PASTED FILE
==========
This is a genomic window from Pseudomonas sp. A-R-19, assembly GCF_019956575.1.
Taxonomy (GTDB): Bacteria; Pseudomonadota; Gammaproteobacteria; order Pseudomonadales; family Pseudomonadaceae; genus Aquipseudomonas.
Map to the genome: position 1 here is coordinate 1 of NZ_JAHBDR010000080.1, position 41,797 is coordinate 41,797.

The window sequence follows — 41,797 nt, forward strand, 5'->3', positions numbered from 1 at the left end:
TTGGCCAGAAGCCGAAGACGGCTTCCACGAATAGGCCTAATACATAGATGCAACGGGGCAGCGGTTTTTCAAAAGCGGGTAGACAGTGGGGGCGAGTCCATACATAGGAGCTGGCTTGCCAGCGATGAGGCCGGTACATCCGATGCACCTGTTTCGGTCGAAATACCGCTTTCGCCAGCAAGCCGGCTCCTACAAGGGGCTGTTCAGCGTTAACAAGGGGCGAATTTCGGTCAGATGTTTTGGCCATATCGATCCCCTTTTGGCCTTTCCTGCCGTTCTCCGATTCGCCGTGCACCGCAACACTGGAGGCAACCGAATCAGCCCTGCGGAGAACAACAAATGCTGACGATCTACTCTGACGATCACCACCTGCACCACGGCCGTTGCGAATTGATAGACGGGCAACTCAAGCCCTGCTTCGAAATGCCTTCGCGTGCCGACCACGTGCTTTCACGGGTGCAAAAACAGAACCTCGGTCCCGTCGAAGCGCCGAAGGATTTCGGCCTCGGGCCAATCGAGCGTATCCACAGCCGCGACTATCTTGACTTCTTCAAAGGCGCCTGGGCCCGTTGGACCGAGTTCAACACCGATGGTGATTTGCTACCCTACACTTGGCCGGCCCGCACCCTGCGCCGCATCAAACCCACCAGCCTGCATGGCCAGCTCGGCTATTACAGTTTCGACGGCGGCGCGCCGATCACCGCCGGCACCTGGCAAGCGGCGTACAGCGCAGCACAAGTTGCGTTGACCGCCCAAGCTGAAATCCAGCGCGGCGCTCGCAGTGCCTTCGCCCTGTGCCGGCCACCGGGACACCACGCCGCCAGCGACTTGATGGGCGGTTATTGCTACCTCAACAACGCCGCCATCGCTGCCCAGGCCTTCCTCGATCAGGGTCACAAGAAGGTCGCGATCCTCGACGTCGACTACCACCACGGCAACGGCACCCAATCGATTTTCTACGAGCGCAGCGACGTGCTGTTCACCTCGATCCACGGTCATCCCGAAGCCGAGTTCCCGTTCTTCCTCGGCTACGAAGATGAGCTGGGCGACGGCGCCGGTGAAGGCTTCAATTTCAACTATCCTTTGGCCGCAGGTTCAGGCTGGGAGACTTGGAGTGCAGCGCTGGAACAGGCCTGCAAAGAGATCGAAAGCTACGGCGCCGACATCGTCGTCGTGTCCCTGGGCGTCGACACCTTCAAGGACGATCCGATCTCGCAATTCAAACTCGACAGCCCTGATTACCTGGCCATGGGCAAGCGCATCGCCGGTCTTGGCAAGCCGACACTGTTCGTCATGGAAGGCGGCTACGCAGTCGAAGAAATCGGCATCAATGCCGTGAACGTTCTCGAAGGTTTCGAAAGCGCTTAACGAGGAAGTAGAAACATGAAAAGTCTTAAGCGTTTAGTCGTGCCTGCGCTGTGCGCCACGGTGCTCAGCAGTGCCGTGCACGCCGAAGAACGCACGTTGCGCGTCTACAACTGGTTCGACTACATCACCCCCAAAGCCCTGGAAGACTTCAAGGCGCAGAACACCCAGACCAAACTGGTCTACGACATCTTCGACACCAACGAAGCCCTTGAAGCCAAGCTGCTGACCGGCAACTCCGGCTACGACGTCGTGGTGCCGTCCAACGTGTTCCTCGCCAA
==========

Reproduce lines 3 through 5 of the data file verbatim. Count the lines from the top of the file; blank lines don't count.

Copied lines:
Map to the genome: position 1 here is coordinate 1 of NZ_JAHBDR010000080.1, position 41,797 is coordinate 41,797.

The window sequence follows — 41,797 nt, forward strand, 5'->3', positions numbered from 1 at the left end:
TTGGCCAGAAGCCGAAGACGGCTTCCACGAATAGGCCTAATACATAGATGCAACGGGGCAGCGGTTTTTCAAAAGCGGGTAGACAGTGGGGGCGAGTCCATACATAGGAGCTGGCTTGCCAGCGATGAGGCCGGTACATCCGATGCACCTGTTTCGGTCGAAATACCGCTTTCGCCAGCAAGCCGGCTCCTACAAGGGGCTGTTCAGCGTTAACAAGGGGCGAATTTCGGTCAGATGTTTTGGCCATATCGATCCCCTTTTGGCCTTTCCTGCCGTTCTCCGATTCGCCGTGCACCGCAACACTGGAGGCAACCGAATCAGCCCTGCGGAGAACAACAAATGCTGACGATCTACTCTGACGATCACCACCTGCACCACGGCCGTTGCGAATTGATAGACGGGCAACTCAAGCCCTGCTTCGAAATGCCTTCGCGTGCCGACCACGTGCTTTCACGGGTGCAAAAACAGAACCTCGGTCCCGTCGAAGCGCCGAAGGATTTCGGCCTCGGGCCAATCGAGCGTATCCACAGCCGCGACTATCTTGACTTCTTCAAAGGCGCCTGGGCCCGTTGGACCGAGTTCAACACCGATGGTGATTTGCTACCCTACACTTGGCCGGCCCGCACCCTGCGCCGCATCAAACCCACCAGCCTGCATGGCCAGCTCGGCTATTACAGTTTCGACGGCGGCGCGCCGATCACCGCCGGCACCTGGCAAGCGGCGTACAGCGCAGCACAAGTTGCGTTGACCGCCCAAGCTGAAATCCAGCGCGGCGCTCGCAGTGCCTTCGCCCTGTGCCGGCCACCGGGACACCACGCCGCCAGCGACTTGATGGGCGGTTATTGCTACCTCAACAACGCCGCCATCGCTGCCCAGGCCTTCCTCGATCAGGGTCACAAGAAGGTCGCGATCCTCGACGTCGACTACCACCACGGCAACGGCACCCAATCGATTTTCTACGAGCGCAGCGACGTGCTGTTCACCTCGATCCACGGTCATCCCGAAGCCGAGTTCCCGTTCTTCCTCGGCTACGAAGATGAGCTGGGCGACGGCGCCGGTGAAGGCTTCAATTTCAACTATCCTTTGGCCGCAGGTTCAGGCTGGGAGACTTGGAGTGCAGCGCTGGAACAGGCCTGCAAAGAGATCGAAAGCTACGGCGCCGACATCGTCGTCGTGTCCCTGGGCGTCGACACCTTCAAGGACGATCCGATCTCGCAATTCAAACTCGACAGCCCTGATTACCTGGCCATGGGCAAGCGCATCGCCGGTCTTGGCAAGCCGACACTGTTCGTCATGGAAGGCGGCTACGCAGTCGAAGAAATCGGCATCAATGCCGTGAACGTTCTCGAAGGTTTCGAAAGCGCTTAACGAGGAAGTAGAAACATGAAAAGTCTTAAGCGTTTAGTCGTGCCTGCGCTGTGCGCCACGGTGCTCAGCAGTGCCGTGCACGCCGAAGAACGCACGTTGCGCGTCTACAACTGGTTCGACTACATCACCCCCAAAGCCCTGGAAGACTTCAAGGCGCAGAACACCCAGACCAAACTGGTCTACGACATCTTCGACACCAACGAAGCCCTTGAAGCCAAGCTGCTGACCGGCAACTCCGGCTACGACGTCGTGGTGCCGTCCAACGTGTTCCTCGCCAA